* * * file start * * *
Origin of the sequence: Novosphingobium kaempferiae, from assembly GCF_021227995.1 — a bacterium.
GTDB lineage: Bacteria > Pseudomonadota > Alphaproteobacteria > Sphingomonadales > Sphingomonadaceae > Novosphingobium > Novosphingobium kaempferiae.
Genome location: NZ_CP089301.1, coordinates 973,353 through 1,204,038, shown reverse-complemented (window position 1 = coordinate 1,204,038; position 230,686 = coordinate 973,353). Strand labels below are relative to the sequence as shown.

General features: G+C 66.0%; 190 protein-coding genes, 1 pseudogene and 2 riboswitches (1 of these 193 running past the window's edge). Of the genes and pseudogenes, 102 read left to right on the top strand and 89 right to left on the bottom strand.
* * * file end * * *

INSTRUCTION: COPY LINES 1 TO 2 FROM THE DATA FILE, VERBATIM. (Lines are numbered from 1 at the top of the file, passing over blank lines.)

Origin of the sequence: Novosphingobium kaempferiae, from assembly GCF_021227995.1 — a bacterium.
GTDB lineage: Bacteria > Pseudomonadota > Alphaproteobacteria > Sphingomonadales > Sphingomonadaceae > Novosphingobium > Novosphingobium kaempferiae.